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acknowledged by Christians, was to unfold certain doctrines, and to promulgate certain moral principles. These doctrines and principles were for the most part intended for permanent and general use among men, and Scripture is the principal means appointed in the providence of God, by which they are handed down from generation to generation, and by which a knowledge of them is diffused over the world at large. Now had the writers on whom it devolved to compose the various parts of this Sacred Volume, been left to the unassisted exercise of their natural powers, and to the frailty of mere human memory, the revelations themselves, however certainly divine in their origin, would have become comparatively useless. The message of God could not fail to have been obscured and impaired by the infirmity and ignorance of those who delivered it, nor could we, under such circumstances, have been required to yield to it (especially in its deeper and more mysterious parts) that implicit belief and obedience, without which no one can participate in the blessings and privileges of true religion. Since then, in order to the accomplishment of those ends to which revelation declares itself to be directed, the inspiration of the record, as one link in the chain, appears on very obvious principles to have been absolutely indispensable, and since in the works of the Deity there is no shortness and inconsistency, it must evidently be deemed in a very high degree probable a priori, that the record was really inspired.

In considering the positive evidences by which this antecedent probability is confirmed, and by which the divine authority of the Bible is, in my opinion, ascertained, I shall commence with the Old Testament.

1. We have already found occasion to remark, that

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before the coming of the Messiah, the Hebrew Scriptures had been formed into a canon, were carefully preserved in the archives of the temple, and were publicly read in the synagogues of the Jews. Now, it is certain that the sacred volume, which was the object of so much care and attention among that

people, was universally considered by them to be of divine origin and authority. The reverence with which the early Jews regarded the Hebrew Scriptures was evinced, not only by the titles which they applied to them, such as “the books of holiness,” “ the holy thing of the Lord,” but also by certain practices of a ceremonial nature. It was their custom to kiss the Bible on opening and shutting it, and ever to place it at the top of all other books ; nor was it considered lawful to have recourse to it with unwashen hands : see Leusden, Philol. Hebr., diss. 1, sect. 1. Philo, the Jewish philosopher, who was cotemporary with Christ, and was deeply versed in the books of the Old Testament, styles them in various parts of his works, the sacred writings, the oracle of God; and in his numerous quotations from both the historical and prophetical parts of the Bible, he very generally notices the divine authority of that which he cites. Josephus also, in his work against Apion, has written on this important subject in very decisive terms: “ These writings,” he says, in speaking of the Hebrew Scriptures, “contain an account of all time, and are justly held to be divine. It is proved by experience, in what degree we have faith in the writings which belong to us; for although so long a period has now elapsed since they were composed, no one has been so daring as to add any thing to them, or to take any thing away from them.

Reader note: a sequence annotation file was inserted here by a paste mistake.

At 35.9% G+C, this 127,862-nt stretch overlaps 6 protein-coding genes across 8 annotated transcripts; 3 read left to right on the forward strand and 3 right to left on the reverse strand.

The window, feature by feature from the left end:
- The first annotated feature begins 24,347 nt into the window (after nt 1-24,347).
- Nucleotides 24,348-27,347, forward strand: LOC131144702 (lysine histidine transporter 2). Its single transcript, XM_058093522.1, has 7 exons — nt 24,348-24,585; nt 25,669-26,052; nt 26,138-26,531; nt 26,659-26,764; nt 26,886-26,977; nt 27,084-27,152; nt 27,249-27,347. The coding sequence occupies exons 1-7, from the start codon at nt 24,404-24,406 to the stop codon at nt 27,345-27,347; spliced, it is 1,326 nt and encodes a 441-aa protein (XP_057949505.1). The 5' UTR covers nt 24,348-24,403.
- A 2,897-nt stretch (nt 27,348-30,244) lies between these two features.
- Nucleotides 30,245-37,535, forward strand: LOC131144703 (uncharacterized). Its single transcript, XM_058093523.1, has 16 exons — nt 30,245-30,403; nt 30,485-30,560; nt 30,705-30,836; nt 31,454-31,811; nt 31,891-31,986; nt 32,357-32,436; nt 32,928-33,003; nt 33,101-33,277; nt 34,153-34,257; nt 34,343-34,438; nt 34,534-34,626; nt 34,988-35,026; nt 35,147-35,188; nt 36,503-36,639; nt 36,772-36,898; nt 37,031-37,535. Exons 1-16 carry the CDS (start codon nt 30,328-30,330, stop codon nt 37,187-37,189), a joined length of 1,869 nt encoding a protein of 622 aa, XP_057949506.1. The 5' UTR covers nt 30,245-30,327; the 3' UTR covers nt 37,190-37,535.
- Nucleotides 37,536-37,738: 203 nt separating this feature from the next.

from them. But it is a common princi

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ple, imbibed by all the Jews from their very birth, to consider them as the doctrines of God; to abide by them, and if need be, willingly to die for them :" lib. i, cap. 8.

That the sentiments thus prevalent among the early Jews respecting the divine authority of the Old Testament were correct, appears from the testimony of Jesus Christ and his apostles-a testimony which relates to so plain a subject, which is so worked into the Gospel narrative, and which is so frequently and variously given, that its validity cannot be reasonably disputed by any persons who have already admitted that the New Testament is genuine and authentic, and that Christianity is the religion of God. The declarations of Jesus Christ, in reference to such a point, must be fully admitted to be true by all who acknowledge his divine mission; and with regard to the apostles, without any consideration, in the present stage of our argument, of the fact of their inspiration, it is only reasonable to conclude, that they derived their doctrine on the subject from that celestial teacher, to whose service they were entirely devoted.